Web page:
George Washington University’s Milken Institute of Public Health, working with the University of Puerto Rico, conducted a study of “excess mortality” in the aftermath of Maria: i.e., the number of people who actually died beyond the number that would normally have been expected to die in that period. The study concluded that excess mortality between September 2017 and February 2018 was between 2,658 to 3,290 dead. The midpoint estimate — 2,975 deaths — has been accepted by the government of Puerto Rico as the official death toll. That’s actually lower than the estimate published by Harvard researchers in the New England Journal of Medicine — 4,645 — but it still puts Maria’s death toll on a par with 9/11, whose 17th anniversary we just commemorated. Was that an incredible success, too?

No one suggests that Trump was primarily responsible for the deaths in Puerto Rico. Clearly, a lot of factors — including the inadequacy of local infrastructure, the sheer difficulty of providing help to an island, and the mistakes of local government — contributed to the ghastly death toll. But the federal government and its leader bear their share of culpability. As The Post reported on Sept. 29, 2017, the president was initially attentive when Hurricane Maria made landfall on Wednesday, Sept. 20, but not for long: “For four days after that — as storm-ravaged Puerto Rico struggled for food and water amid the darkness of power outages — Trump and his top aides effectively went dark themselves.” Trump, the story noted, spent a “long weekend” at his golf club and attended a political rally in Alabama.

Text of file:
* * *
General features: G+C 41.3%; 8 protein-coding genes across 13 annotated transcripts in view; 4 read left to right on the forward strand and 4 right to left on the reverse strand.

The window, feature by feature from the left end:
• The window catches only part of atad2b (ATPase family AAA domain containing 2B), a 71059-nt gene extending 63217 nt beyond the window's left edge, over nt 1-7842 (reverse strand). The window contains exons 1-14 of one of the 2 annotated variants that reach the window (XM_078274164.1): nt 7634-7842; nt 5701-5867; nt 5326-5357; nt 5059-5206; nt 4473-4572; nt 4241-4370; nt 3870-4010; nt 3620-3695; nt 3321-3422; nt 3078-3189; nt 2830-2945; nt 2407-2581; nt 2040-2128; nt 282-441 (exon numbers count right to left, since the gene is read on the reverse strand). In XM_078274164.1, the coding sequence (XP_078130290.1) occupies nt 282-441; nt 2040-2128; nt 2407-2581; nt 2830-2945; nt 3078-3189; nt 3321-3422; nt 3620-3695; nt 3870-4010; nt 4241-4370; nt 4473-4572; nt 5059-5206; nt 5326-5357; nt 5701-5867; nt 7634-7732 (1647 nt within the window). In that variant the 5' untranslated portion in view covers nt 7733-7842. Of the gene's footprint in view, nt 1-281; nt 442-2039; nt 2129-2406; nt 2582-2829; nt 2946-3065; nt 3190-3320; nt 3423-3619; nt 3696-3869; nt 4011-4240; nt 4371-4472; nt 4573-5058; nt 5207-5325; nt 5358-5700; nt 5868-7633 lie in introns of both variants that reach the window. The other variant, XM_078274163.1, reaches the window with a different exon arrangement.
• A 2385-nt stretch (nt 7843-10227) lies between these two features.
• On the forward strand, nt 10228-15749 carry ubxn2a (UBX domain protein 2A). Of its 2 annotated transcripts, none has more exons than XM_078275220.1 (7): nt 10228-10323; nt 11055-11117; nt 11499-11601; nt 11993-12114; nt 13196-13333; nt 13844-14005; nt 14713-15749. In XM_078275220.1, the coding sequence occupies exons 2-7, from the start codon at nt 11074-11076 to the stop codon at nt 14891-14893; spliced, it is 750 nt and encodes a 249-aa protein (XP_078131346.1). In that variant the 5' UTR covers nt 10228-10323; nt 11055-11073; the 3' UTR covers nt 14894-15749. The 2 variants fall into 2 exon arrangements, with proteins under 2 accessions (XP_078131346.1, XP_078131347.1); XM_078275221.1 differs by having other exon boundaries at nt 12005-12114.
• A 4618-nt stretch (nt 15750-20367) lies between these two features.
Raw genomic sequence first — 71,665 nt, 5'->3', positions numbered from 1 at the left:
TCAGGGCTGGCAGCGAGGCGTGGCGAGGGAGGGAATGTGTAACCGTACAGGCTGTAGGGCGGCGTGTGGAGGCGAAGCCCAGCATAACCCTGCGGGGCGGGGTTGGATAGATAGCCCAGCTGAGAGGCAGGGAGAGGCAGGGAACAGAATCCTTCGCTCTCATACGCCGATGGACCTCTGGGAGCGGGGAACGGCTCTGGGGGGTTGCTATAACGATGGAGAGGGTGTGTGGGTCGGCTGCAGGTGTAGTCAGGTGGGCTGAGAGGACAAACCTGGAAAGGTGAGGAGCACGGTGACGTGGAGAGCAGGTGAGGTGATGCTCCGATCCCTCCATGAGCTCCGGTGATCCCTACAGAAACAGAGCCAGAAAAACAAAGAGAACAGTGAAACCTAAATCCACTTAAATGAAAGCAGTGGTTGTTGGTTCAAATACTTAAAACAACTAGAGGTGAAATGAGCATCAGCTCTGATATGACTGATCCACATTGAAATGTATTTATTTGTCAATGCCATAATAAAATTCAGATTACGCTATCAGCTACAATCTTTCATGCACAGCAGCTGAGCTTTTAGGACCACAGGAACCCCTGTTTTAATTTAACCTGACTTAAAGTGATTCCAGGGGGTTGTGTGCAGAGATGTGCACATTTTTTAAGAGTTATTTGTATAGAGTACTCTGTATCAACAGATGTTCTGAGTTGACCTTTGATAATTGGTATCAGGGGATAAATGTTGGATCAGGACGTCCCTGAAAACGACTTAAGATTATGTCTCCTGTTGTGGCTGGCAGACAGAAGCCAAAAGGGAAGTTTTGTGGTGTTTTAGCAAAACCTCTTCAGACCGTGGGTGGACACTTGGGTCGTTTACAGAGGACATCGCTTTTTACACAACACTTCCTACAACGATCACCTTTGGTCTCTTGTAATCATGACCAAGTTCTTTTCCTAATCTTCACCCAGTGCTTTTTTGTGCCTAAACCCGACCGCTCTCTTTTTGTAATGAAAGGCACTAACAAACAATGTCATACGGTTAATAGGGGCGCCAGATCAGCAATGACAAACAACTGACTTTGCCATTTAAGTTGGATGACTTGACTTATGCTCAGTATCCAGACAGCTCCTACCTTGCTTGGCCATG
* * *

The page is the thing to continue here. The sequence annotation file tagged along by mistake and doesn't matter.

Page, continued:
When Trump was criticized for his lackadaisical response, he added insult to injury by blasting the mayor of San Juan for “poor leadership ability.” He also trafficked in racist stereotypes about lazy Latinos by suggesting that people in Puerto Rico “want everything to be done for them when it should be a community effort.” When Trump finally visited the ravaged island, he left a lasting image by tossing paper towels at survivors as if they were trained seals. The U.S. Government Accountability Office subsequently found numerous failures on the part of the Federal Emergency Management Agency (FEMA), including a lack of trained personnel, equipment and supplies in Puerto Rico.

Remember the political damage that President George W. Bush suffered because of his mishandling of Hurricane Katrina in 2005? He was particularly pilloried for being out of touch when he praised FEMA Director Michael Brown: “Brownie, you’re doing a heck of a job,” he said. Bush could at least plead that he did not know the full extent of FEMA’s failure (1,833 people died in Katrina) when he made that unfortunate comment. What’s Trump’s excuse?

Here we are, nearly a year after Maria, and he is still claiming that the federal government did a heck of a job, despite all evidence to the contrary. Brown was forced out of office for his failure. No one has been held accountable for Maria. Instead Trump is taking victory laps for his handling of the hurricane. It’s time to declare the White House a disaster area and take the appropriate constitutional measures to rescue the republic from Trump’s flagrant mismanagement and appalling misconduct. Heck of a job, Trumpie.